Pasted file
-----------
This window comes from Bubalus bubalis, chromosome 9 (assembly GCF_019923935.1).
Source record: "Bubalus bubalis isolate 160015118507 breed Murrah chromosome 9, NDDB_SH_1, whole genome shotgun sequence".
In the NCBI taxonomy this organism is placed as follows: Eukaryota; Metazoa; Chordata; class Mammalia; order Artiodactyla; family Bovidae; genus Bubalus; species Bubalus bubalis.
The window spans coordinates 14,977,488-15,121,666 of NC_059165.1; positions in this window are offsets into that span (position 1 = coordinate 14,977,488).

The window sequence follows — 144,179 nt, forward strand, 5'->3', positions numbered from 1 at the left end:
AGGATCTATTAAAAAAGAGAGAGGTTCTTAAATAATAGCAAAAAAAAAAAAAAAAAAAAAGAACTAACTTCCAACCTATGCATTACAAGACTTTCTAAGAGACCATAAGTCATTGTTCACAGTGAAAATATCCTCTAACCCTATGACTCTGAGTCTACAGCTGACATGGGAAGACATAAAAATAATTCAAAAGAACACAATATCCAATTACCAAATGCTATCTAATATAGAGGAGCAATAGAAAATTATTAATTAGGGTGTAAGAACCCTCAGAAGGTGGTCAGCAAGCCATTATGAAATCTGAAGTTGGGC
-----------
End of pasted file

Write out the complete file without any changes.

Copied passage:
This window comes from Bubalus bubalis, chromosome 9 (assembly GCF_019923935.1).
Source record: "Bubalus bubalis isolate 160015118507 breed Murrah chromosome 9, NDDB_SH_1, whole genome shotgun sequence".
In the NCBI taxonomy this organism is placed as follows: Eukaryota; Metazoa; Chordata; class Mammalia; order Artiodactyla; family Bovidae; genus Bubalus; species Bubalus bubalis.
The window spans coordinates 14,977,488-15,121,666 of NC_059165.1; positions in this window are offsets into that span (position 1 = coordinate 14,977,488).

The window sequence follows — 144,179 nt, forward strand, 5'->3', positions numbered from 1 at the left end:
AGGATCTATTAAAAAAGAGAGAGGTTCTTAAATAATAGCAAAAAAAAAAAAAAAAAAAAAGAACTAACTTCCAACCTATGCATTACAAGACTTTCTAAGAGACCATAAGTCATTGTTCACAGTGAAAATATCCTCTAACCCTATGACTCTGAGTCTACAGCTGACATGGGAAGACATAAAAATAATTCAAAAGAACACAATATCCAATTACCAAATGCTATCTAATATAGAGGAGCAATAGAAAATTATTAATTAGGGTGTAAGAACCCTCAGAAGGTGGTCAGCAAGCCATTATGAAATCTGAAGTTGGGC